Tonight (Wednesday, January 4th) is the final day for the public to submit comment on the SEA.
NMF was highly skeptical when ODOT scheduled the SEA comment period over the holiday, knowing it would suppress public engagement. The nonprofit group asked for a public hearing, but ODOT said no. So NMF held their own.
Over 40 people filed into the cafeteria of Harriet Tubman Middle School Tuesday night, just a few hundred feet from the hum of traffic on I-5. Several dozen of them walked up to the mic, started into a camera that was livestreaming the event to YouTube, and spoke their comments directly to ODOT. While unsanctioned and unofficial, the novel format was surprisingly empowering. People from many viewpoints shared strong testimony and seemed to relish the opportunity — even if ODOT staff weren’t seated across from them.
Here’s what some of them said:
Taylor Walker, 16 years old:
“What’s even worse is that time and time again, after we’ve gone to countless meetings for city council members, Metro and the Oregon Transportation Commission, after I and 1000s of my classmates took to the streets and protested and shouted at the adults in charge of the city to change and stand up against climate change. They keep making stupid decisions like the rose quarter expansion project. I’m 16 years old now. Climate scientists say our fate will be largely sealed by 2030. In 2030, I will be 23 years old. The kids that go here now will only be 19. What kind of life is that for us? Are we really willing to give up and succumb to this future? I’m not. It is time to fight. We cannot let this expansion pass.”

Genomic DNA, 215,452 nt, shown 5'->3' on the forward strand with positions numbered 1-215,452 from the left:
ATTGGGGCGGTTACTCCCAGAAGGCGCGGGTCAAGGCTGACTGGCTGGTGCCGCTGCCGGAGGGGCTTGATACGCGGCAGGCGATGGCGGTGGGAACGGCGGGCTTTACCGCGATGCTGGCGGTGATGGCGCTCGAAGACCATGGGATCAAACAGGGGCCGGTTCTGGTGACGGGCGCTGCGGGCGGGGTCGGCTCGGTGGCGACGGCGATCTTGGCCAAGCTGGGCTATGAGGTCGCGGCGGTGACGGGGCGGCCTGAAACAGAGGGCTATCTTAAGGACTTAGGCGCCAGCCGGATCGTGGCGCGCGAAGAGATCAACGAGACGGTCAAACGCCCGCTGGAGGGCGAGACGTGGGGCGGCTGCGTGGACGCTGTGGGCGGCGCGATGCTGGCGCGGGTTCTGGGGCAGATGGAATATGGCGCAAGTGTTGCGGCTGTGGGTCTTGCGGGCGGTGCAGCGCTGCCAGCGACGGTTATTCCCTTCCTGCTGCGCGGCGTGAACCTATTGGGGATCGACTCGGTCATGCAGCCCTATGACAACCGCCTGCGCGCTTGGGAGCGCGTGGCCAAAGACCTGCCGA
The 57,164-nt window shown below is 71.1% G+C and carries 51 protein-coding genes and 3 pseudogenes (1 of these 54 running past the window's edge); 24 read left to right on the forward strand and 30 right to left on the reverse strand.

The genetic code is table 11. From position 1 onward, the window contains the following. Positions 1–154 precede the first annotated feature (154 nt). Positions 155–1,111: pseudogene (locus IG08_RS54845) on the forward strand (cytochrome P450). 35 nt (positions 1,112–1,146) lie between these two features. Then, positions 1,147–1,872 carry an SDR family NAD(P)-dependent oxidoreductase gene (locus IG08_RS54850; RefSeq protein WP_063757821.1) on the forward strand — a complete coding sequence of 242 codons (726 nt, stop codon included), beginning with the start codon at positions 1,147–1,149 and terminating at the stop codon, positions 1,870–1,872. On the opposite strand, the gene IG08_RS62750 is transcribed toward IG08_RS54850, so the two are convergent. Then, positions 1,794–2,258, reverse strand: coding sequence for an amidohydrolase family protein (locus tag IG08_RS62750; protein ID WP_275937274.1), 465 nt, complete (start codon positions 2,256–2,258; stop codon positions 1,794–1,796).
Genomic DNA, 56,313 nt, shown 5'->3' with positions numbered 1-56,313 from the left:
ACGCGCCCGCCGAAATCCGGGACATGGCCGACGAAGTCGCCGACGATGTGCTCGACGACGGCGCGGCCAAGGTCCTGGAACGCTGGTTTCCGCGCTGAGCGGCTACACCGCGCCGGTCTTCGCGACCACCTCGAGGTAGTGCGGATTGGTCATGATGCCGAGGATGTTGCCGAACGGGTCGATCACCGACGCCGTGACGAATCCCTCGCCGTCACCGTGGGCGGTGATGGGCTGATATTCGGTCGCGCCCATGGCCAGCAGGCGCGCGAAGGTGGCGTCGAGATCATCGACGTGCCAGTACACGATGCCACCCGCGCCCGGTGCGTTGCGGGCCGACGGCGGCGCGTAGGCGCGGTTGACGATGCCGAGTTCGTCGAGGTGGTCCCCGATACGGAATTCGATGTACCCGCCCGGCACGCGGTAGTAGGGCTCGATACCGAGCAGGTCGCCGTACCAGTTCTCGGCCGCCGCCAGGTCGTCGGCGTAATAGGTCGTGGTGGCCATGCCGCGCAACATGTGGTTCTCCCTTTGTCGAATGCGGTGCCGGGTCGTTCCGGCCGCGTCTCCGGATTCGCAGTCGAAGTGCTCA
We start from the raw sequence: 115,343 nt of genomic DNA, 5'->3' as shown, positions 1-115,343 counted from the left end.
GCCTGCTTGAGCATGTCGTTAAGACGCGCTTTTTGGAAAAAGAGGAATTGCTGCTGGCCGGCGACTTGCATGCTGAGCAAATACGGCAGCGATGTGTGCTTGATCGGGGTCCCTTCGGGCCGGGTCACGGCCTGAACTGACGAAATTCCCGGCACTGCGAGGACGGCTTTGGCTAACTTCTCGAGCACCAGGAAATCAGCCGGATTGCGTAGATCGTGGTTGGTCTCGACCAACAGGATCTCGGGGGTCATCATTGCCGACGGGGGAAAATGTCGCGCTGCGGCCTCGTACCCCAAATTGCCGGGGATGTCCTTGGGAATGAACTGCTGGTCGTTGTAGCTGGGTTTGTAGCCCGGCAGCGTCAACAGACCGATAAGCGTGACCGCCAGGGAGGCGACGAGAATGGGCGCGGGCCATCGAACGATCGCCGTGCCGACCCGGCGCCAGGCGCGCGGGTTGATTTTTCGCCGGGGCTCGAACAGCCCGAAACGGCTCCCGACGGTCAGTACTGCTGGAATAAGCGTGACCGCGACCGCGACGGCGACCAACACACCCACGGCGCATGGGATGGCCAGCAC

Nakisha Nathan, Neighbors for Clean Air:
“ODOT has failed to adequately address the increase in air pollution and greenhouse gas emissions that will result with the addition of over a million additional vehicle miles of travitt travel that will come from aspects of this design… This project is a disaster for air pollution in a community trying to heal from repeated harms caused by ODOT and institutional systemic racism.”